Whether you’re are writing a story, a play, a movie or television series, it all contains plot. Before character, plot is probably the most important part of writing anything. Make sure, your plot is solid and make sure it makes sense.
In today’s television it’s called the Arc. Each season reveal parts of the story that leads to the inevitable climax. It doesn’t matter whether it is a comedy or a drama, it all contains an arc. Sometimes that can change. Shelly Long decided she wanted a movie career and left Cheers, that essentially changed the whole dynamic of the series. Rebecca Howe was brought in as Sam’s new love interest and you never knew till the end of the season whether they were going to get together or not and to make matters more compelling Shelly Long came back as Diane to throw a monkey wrench into the plans.
Burn Notice’s Arc also change, but not because someone left the show. Season Six, Michael finds the man who burned him, it was his former mentor and boss deep inside the CIA and he kills him. This leads to season 7 being about a man hunt, then Michael cutting a deal with the CIA to go deep undercover to catch someone the CIA wants badly. During this season Michael realizes that his life with Fi is more important and he fakes his own death and gets out never to be seen again. However this is not the ways shows used to be when I was growing up.
I remember shows of the 1970’s. I found myself frustrated. Take detective shows. The formula was standard. The teaser always started with some crime, the detective solves it and that was it. Can you imagine how boring that was. What it ended up doing stifling the characters to the point where they were never fully developed. There are a few shows still done like this, but most of them don’t last. And unless the dialogue is any good, it never keeps me watching.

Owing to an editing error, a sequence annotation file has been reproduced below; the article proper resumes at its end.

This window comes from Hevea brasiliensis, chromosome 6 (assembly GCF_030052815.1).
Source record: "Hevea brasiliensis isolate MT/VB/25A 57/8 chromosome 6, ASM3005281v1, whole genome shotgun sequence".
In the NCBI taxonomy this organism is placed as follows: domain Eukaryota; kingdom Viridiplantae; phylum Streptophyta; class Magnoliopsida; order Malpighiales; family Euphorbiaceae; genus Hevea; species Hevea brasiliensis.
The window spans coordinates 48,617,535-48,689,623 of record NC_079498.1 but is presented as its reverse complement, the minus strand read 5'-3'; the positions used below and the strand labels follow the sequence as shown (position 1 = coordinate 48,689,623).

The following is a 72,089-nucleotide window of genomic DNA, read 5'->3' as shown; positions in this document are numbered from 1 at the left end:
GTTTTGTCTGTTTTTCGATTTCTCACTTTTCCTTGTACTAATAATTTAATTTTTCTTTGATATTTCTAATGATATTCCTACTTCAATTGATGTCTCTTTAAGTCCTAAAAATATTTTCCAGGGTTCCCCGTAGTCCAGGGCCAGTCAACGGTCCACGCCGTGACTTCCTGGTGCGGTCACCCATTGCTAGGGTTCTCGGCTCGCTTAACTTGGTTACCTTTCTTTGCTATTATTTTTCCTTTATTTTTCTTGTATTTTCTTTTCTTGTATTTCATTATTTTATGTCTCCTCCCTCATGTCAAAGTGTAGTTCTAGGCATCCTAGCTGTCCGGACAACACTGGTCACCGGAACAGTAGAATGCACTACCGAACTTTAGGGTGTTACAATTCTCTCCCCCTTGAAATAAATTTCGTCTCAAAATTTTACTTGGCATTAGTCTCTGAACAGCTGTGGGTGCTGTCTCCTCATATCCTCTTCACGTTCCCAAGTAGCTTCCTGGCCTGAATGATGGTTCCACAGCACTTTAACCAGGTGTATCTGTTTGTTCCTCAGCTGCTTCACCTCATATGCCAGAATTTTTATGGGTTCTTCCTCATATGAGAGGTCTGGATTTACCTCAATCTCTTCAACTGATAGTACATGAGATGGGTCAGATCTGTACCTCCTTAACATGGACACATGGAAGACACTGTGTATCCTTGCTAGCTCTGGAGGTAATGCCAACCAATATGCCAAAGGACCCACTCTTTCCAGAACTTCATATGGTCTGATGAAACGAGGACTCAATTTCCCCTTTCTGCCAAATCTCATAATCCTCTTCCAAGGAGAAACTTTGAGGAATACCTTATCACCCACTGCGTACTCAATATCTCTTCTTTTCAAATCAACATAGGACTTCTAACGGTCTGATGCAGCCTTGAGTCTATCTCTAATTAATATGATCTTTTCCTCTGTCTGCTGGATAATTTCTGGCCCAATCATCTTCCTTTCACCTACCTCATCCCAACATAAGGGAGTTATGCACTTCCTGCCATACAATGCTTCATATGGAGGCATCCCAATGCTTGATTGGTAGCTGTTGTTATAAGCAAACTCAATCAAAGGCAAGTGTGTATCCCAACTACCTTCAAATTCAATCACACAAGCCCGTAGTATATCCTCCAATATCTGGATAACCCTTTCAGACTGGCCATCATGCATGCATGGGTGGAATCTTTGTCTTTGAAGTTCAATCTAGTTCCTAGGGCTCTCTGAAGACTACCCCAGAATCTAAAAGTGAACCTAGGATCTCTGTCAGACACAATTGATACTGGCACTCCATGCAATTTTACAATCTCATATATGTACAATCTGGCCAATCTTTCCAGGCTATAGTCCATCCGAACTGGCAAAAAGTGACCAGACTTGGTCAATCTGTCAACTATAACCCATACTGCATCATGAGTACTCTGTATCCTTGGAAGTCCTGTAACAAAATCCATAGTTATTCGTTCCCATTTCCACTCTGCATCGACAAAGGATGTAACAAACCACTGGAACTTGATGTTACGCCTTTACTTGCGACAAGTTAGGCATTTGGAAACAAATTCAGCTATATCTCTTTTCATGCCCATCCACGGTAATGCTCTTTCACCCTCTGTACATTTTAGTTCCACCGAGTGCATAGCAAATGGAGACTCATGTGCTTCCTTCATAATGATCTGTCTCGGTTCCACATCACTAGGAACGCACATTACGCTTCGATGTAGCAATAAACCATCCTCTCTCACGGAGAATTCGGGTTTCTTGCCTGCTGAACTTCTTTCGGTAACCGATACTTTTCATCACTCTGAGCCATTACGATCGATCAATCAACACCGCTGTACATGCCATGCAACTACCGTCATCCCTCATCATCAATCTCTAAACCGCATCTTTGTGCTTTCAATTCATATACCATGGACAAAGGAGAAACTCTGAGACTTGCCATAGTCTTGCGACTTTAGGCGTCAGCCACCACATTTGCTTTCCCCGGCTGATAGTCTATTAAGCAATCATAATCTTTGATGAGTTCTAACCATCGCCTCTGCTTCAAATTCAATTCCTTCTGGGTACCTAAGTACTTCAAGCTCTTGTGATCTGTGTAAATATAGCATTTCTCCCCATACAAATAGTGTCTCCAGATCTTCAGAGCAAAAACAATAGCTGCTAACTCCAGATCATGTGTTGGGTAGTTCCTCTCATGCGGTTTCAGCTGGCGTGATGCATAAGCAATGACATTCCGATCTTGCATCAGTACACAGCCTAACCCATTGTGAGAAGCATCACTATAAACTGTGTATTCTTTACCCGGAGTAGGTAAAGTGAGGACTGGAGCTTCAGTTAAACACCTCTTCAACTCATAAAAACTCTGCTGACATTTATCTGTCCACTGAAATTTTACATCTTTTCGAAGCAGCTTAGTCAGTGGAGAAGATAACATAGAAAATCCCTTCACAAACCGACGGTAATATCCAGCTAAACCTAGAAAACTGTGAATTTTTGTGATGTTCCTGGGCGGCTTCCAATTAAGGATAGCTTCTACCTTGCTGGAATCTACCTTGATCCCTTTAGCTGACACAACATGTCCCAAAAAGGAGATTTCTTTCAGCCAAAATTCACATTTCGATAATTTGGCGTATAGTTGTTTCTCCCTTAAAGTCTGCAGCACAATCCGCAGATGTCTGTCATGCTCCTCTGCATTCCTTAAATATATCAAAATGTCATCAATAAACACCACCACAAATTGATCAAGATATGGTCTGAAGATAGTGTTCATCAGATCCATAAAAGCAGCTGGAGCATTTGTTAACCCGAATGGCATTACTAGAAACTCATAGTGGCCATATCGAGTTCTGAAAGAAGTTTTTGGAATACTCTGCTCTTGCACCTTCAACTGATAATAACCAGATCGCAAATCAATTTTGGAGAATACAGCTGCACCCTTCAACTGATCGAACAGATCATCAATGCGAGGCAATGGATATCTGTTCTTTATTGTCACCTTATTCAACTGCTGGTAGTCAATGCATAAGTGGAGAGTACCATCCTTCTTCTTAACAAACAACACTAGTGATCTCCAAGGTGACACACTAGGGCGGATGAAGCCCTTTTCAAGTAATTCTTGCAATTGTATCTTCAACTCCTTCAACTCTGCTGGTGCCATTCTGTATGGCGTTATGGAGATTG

Just like the name makes the character and the character makes the name, the plot creates the character. No plot, no character or sustained series. That was the problem with television for so many years. It wasn’t called the idiot box for many years for nothing. Then the writers became better, Producers suddenly realized we weren’t stupid and they changed things.
The landscape of television changed in the 1980’s with a little cop drama called, “Hill Street Blues.”
Hill Street Blues was different. It dealt with the cops in a fictitious precinct. When I say it dealt with the cops, it didn’t just deal with a case they were working on, it dealt with their lives in and out the precinct. It was the first show, that dealt with plot and character. It was so fresh, so raw and different from any cop show that I had ever seen before, that I had to watch it every week and I did faithfully on Thursday nights on NBC. Other shows began to follow suit. Shows pop up like Saint Elsewhere, Magnum PI, Simon and Simon all using the same device, all making sure that plot came first which helped developed the character. In this way, Hill Street Blues changed the face of television shows and how they are developed. Now they added the story arc as a big element.
Currently I am trying to watch two shows. Mr. Robot(That’s been on hold because I can’t find the current season streamed anywhere) and the second it the Blacklist starring James Spader as the charming criminal Raymond Reddington. I am one season behind at the moment. The show is basically about a criminal and his connection to this FBI Agent named Elizabeth Kean. He brings her a list called the Blacklist. The way Ray Reddington describes it, these are cases of the hidden criminals, the ones that not any Governmental agency knows about, but Raymond Reddington does, because he has dealt with most of them in one form or another. Raymond is attached to Elizabeth, because he knows who her mother is.(Sort of similar to my idea with the Third Eye.) Some of these cases bring her closer to what happened to her parents. That’s the Arc. Again that’s similar to the Third Eye.
The arc is always there and if you’re writing a series, you must always be conscience of it. Each season should lead to that climax of the series. One of the things I am learning is to build it slowly. Don’t give everything away to early.
One of my methods is to create a series exposition. The series is episodic, so it allows me to do that.. The first two episodes set up Drake’s past. The third has been about Kitty’s past. By the time we get to four, we know what makes both of these characters tick. By the time I am halfway through the season, I’ll have a good set up to drive my arc each season.